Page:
Cancer of the esophagus and esophagogastric junction

Data-driven staging for the seventh edition of the American Joint Committee on Cancer/International Union Against Cancer Cancer Staging Manuals

Authors

  • Thomas W. Rice MD,

    Corresponding author
    1. Department of Thoracic and Cardiovascular Surgery, Heart and Vascular Institute, Cleveland Clinic, Cleveland, Ohio
    • Department of Thoracic and Cardiovascular Surgery, Cleveland Clinic, 9500 Euclid Avenue/Desk J4-1, Cleveland, OH 44195
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    • Fax: (216) 445-6876

  • Valerie W. Rusch MD,

    1. Department of Surgery, Thoracic Service, Memorial Sloan-Kettering Cancer Center, New York, New York
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  • Hemant Ishwaran PhD,

    1. Department of Quantitative Health Sciences, Research Institute, Cleveland Clinic, Cleveland, Ohio
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  • Eugene H. Blackstone MD,

    1. Department of Thoracic and Cardiovascular Surgery, Heart and Vascular Institute, Cleveland Clinic, Cleveland, Ohio
    2. Department of Quantitative Health Sciences, Research Institute, Cleveland Clinic, Cleveland, Ohio
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  • for the Worldwide Esophageal Cancer Collaboration

    1. Department of Thoracic and Cardiovascular Surgery, Heart and Vascular Institute, Cleveland Clinic, Cleveland, Ohio
    2. Department of Quantitative Health Sciences, Research Institute, Cleveland Clinic, Cleveland, Ohio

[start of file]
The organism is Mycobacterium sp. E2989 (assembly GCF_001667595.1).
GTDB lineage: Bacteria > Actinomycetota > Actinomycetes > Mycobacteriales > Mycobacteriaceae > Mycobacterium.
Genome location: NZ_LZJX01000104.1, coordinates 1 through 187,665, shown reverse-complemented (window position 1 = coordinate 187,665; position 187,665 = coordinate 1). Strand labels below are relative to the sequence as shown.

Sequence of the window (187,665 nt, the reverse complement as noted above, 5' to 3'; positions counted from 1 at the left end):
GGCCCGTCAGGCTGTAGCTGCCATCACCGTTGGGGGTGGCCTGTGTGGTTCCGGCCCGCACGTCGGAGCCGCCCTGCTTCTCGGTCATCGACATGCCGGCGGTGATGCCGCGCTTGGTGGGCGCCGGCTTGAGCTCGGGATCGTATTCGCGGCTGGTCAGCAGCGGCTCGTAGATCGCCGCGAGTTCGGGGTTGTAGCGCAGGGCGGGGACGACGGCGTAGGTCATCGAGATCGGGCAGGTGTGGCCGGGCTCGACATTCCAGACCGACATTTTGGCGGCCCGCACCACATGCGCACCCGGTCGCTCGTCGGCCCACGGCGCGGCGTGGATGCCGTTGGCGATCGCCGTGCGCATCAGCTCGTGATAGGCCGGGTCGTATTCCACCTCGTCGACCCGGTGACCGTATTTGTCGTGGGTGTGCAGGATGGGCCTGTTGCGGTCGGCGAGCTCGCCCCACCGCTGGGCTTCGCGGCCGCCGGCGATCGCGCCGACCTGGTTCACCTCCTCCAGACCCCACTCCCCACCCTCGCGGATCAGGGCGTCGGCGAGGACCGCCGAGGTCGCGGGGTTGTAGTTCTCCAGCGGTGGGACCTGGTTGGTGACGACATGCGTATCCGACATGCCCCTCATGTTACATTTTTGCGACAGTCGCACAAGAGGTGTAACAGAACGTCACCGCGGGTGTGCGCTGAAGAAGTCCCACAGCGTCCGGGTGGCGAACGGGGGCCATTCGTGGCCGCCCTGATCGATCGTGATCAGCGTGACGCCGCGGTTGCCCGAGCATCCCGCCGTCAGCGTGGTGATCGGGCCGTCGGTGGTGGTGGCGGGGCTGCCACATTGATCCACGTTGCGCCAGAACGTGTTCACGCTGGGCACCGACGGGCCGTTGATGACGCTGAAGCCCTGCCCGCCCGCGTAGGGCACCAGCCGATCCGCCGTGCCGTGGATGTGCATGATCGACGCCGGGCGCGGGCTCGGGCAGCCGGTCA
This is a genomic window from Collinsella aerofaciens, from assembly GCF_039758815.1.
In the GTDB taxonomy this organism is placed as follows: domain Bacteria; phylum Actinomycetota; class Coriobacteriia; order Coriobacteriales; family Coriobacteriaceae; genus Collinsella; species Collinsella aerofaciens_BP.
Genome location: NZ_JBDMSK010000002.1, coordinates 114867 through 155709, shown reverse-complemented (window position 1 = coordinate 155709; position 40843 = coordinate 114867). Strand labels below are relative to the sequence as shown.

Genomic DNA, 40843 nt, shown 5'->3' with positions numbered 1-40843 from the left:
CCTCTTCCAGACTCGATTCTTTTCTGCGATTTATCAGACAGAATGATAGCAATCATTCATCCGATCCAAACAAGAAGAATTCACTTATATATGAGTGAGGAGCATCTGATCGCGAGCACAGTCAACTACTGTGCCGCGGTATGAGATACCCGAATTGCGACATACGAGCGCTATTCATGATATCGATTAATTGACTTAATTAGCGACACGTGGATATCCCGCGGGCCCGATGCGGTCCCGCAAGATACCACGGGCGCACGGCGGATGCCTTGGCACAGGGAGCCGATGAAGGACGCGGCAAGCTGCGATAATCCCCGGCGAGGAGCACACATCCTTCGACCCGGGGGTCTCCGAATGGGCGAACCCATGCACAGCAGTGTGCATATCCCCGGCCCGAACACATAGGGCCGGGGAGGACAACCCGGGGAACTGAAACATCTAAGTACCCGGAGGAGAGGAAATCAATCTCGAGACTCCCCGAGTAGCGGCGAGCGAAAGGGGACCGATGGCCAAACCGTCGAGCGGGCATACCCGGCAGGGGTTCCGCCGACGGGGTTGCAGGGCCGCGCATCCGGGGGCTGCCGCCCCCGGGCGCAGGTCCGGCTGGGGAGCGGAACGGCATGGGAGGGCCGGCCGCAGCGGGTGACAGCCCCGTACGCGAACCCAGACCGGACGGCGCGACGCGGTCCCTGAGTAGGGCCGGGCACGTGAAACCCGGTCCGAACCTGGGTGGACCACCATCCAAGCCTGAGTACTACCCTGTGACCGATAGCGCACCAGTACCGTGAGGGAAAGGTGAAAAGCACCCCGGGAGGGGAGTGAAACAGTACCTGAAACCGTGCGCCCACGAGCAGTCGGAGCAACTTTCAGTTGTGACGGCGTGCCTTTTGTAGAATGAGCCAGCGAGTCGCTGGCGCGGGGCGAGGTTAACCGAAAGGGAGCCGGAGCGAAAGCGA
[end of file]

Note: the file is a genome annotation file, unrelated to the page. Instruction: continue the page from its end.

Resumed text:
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Abstract

BACKGROUND:

Previous American Joint Committee on Cancer/International Union Against Cancer (AJCC/UICC) stage groupings for esophageal cancer have not been data driven or harmonized with stomach cancer. At the request of the AJCC, worldwide data from 3 continents were assembled to develop data-driven, harmonized esophageal staging for the seventh edition of the AJCC/UICC cancer staging manuals.

METHODS:

All-cause mortality among 4627 patients with esophageal and esophagogastric junction cancer who underwent surgery alone (no preoperative or postoperative adjuvant therapy) was analyzed by using novel random forest methodology to produce stage groups for which survival was monotonically decreasing, distinctive, and homogeneous.

RESULTS:

For lymph node-negative pN0M0 cancers, risk-adjusted 5-year survival was dominated by pathologic tumor classification (pT) but was modulated by histopathologic cell type, histologic grade, and location. For lymph node-positive, pN+M0 cancers, the number of cancer-positive lymph nodes (a new pN classification) dominated survival. Resulting stage groupings departed from a simple, logical arrangement of TNM. Stage groupings for stage I and II adenocarcinoma were based on pT, pN, and histologic grade; and groupings for squamous cell carcinoma were based on pT, pN, histologic grade, and location. Stage III was similar for histopathologic cell types and was based only on pT and pN. Stage 0 and stage IV, by definition, were categorized as tumor in situ (Tis) (high-grade dysplasia) and pM1, respectively.

CONCLUSIONS:

The prognosis for patients with esophageal and esophagogastric junction cancer depends on the complex interplay of TNM classifications as well as nonanatomic factors, including histopathologic cell type, histologic grade, and cancer location. These features were incorporated into a data-driven staging of these cancers for the seventh edition of the AJCC/UICC cancer staging manuals. Cancer 2010. © 2010 American Cancer Society.

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